My art has often been a response to world events. In the summer of 2020 I produced a body of work expressing the devastating impact of the massive bushfires burning out of control in Australia; this theme continues to weave itself into some of my new work. When COVID-19 began I started exploring ways to express the changed world we now live in and struggle to comprehend.
Isolation, such as we have experienced during lockdowns, is not new to me due to the limitations of living with a neuropathic disease called Complex Regional Pain Syndrome (CRPS) and the resulting disability. During the past decade I have spent many weeks at home in isolation and have learnt to embrace this by using the time to develop and enjoy my art.
My interest in the landscape, particularly the landscape of the Grampians region where I live continues as a theme in my work. A lot of my work is inspired by memories and drawings of the landscape as seen from Level 5, Epworth Geelong hospital during regular stays for pain management infusions. This is a time when for many hours I can sit and really observe the sun rising, the changing colours of the sky, the passing clouds and atmospheric changes. It is also a time to reflect on many aspects of life and for 7 days this becomes a huge part of my world. Sometimes my abstract landscapes become metaphors for the lived pain experience as often reflected in the titles.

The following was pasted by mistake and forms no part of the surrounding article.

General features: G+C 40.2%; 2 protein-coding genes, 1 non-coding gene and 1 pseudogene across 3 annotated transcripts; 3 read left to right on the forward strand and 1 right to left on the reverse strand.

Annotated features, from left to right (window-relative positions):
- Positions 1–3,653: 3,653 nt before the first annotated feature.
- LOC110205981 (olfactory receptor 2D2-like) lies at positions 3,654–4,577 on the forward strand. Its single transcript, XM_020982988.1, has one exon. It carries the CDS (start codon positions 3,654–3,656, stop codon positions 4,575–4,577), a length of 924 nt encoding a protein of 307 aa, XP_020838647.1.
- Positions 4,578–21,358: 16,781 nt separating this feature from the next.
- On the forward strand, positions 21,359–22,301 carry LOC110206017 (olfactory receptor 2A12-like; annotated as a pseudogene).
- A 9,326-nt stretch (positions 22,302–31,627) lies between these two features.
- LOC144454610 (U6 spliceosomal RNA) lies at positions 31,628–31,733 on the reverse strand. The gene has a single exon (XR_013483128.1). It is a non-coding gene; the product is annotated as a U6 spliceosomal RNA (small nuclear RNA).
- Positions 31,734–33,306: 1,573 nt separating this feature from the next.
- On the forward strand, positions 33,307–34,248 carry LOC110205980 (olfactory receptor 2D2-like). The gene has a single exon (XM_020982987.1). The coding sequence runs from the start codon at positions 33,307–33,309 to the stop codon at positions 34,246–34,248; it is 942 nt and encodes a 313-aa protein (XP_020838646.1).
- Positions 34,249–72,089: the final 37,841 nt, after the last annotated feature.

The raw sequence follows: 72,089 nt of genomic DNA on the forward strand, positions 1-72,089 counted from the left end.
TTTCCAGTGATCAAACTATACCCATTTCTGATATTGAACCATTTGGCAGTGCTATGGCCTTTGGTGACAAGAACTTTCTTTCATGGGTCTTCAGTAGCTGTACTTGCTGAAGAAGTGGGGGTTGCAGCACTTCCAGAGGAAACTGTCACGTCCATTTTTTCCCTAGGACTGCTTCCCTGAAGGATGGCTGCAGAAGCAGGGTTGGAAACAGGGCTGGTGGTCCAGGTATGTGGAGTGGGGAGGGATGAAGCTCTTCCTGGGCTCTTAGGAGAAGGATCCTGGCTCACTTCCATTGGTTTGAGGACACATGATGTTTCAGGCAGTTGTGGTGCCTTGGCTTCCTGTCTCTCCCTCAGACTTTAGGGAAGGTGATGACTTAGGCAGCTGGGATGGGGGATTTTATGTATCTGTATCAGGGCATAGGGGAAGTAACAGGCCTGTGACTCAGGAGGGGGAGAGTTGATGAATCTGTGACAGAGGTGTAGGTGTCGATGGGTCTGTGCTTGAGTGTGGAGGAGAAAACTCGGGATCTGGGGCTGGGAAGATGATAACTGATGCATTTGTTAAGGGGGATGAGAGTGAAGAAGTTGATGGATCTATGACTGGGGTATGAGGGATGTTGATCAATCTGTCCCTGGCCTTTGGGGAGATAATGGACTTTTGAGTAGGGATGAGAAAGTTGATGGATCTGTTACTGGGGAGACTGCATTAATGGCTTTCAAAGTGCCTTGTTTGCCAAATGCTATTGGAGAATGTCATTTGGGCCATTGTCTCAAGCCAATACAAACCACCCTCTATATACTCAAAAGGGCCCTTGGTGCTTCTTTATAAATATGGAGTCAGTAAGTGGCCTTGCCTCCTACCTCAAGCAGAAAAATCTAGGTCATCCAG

My monoprints are usually multiplate and I sometimes take a print through the press up to 4 times to get the right overlays of colour, not every print is a success as the results are hard to predict and a lot is left up to chance. I use Charbonnel Aqua Wash etching inks.
I enjoy printing unique states rather than editions because I find this fosters my sense of experimentation and keeps the work lively and the process exciting. I work in my home based studio in Ararat, Victoria and am fortunate to receive support and feedback from my husband John Eagle whose life has also been devoted to the arts.